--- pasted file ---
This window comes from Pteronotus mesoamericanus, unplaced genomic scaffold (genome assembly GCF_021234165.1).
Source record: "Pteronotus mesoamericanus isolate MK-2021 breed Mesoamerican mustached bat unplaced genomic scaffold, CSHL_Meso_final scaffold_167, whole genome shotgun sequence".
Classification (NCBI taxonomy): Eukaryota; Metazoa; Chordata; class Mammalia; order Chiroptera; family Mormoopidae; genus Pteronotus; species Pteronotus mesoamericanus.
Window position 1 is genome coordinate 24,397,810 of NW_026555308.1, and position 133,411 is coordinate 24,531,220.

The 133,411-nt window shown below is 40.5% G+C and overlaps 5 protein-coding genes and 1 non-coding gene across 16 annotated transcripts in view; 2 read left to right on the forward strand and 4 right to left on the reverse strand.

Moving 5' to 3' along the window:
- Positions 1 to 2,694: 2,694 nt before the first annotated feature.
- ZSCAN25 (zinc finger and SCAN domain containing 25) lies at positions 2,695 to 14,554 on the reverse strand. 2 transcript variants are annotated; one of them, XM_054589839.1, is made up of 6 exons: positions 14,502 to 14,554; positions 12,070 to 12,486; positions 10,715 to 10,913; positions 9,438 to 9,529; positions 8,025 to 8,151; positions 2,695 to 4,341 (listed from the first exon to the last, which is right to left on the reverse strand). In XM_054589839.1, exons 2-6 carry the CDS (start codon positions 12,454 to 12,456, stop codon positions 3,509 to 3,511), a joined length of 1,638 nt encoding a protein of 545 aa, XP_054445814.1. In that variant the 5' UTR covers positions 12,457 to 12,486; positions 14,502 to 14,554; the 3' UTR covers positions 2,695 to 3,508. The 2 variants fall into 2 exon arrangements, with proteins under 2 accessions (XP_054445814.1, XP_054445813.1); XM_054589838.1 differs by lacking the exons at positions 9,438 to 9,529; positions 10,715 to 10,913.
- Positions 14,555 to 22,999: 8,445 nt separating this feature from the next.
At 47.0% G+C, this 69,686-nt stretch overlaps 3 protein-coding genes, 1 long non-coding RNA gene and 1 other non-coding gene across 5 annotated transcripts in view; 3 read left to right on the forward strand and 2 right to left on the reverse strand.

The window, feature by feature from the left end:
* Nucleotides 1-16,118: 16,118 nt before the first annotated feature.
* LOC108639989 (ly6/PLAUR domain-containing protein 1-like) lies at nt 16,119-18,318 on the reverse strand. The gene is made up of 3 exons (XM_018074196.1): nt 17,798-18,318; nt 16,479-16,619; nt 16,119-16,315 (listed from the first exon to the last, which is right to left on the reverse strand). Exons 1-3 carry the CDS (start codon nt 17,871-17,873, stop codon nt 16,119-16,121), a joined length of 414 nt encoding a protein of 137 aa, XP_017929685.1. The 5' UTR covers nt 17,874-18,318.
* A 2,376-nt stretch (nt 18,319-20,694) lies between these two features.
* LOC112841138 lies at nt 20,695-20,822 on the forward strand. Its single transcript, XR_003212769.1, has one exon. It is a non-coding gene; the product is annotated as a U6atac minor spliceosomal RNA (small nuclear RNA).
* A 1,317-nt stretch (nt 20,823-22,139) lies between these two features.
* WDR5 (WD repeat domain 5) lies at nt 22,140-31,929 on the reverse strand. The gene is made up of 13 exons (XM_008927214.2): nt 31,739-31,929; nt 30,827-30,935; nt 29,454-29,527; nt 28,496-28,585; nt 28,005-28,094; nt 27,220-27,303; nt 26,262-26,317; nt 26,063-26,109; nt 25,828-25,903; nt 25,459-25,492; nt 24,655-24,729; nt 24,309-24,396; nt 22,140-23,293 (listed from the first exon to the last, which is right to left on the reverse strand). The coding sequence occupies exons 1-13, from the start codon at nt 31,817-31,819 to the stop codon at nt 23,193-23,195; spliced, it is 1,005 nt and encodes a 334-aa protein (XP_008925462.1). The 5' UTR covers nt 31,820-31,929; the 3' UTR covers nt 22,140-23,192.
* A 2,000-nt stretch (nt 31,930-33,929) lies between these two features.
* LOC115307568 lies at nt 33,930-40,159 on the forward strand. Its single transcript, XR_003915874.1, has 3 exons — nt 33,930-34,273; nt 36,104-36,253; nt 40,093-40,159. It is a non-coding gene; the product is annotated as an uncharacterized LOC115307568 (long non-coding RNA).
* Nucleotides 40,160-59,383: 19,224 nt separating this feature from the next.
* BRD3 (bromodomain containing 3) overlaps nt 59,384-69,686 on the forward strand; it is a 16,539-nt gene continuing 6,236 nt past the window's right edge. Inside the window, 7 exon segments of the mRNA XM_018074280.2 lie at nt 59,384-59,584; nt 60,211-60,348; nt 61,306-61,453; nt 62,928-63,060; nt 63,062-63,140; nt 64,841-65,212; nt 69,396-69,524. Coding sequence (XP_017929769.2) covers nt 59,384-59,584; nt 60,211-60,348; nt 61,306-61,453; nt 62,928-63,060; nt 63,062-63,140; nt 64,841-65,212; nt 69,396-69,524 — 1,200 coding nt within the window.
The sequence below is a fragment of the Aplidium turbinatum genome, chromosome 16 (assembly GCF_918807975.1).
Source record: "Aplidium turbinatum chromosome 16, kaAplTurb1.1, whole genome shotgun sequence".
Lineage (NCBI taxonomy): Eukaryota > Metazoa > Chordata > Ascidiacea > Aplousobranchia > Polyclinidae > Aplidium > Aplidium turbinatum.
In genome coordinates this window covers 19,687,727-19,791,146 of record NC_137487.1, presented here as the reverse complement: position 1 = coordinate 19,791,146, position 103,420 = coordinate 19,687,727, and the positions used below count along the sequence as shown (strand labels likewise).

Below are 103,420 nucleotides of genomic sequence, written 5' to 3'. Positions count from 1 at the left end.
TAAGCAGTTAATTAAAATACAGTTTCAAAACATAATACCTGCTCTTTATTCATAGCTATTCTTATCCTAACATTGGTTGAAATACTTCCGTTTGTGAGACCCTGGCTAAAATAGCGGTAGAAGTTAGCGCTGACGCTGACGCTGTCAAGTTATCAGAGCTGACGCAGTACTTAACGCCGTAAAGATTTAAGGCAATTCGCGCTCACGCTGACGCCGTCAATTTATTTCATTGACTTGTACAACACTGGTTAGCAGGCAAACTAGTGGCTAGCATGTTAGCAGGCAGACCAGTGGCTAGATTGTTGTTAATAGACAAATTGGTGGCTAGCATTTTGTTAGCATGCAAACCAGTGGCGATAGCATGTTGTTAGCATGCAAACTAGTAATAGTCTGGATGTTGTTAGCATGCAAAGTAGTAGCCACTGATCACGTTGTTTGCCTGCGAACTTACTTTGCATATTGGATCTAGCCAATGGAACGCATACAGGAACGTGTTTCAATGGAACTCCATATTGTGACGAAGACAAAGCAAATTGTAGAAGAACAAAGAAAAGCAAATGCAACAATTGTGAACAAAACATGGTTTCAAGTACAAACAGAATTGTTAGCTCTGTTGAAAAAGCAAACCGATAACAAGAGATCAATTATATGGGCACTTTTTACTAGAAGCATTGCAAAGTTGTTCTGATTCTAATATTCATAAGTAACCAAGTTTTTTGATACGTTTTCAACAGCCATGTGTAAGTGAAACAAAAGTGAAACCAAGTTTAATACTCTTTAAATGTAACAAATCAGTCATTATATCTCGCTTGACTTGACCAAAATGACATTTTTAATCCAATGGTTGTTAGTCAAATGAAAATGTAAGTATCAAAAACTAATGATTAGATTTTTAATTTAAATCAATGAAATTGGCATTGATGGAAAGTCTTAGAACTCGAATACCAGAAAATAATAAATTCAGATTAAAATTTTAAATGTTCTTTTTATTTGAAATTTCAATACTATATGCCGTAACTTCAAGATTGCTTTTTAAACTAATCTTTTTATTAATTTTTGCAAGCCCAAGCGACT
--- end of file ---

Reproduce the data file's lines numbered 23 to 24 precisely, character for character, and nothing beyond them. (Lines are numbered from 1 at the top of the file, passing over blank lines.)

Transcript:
Source record: "Aplidium turbinatum chromosome 16, kaAplTurb1.1, whole genome shotgun sequence".
Lineage (NCBI taxonomy): Eukaryota > Metazoa > Chordata > Ascidiacea > Aplousobranchia > Polyclinidae > Aplidium > Aplidium turbinatum.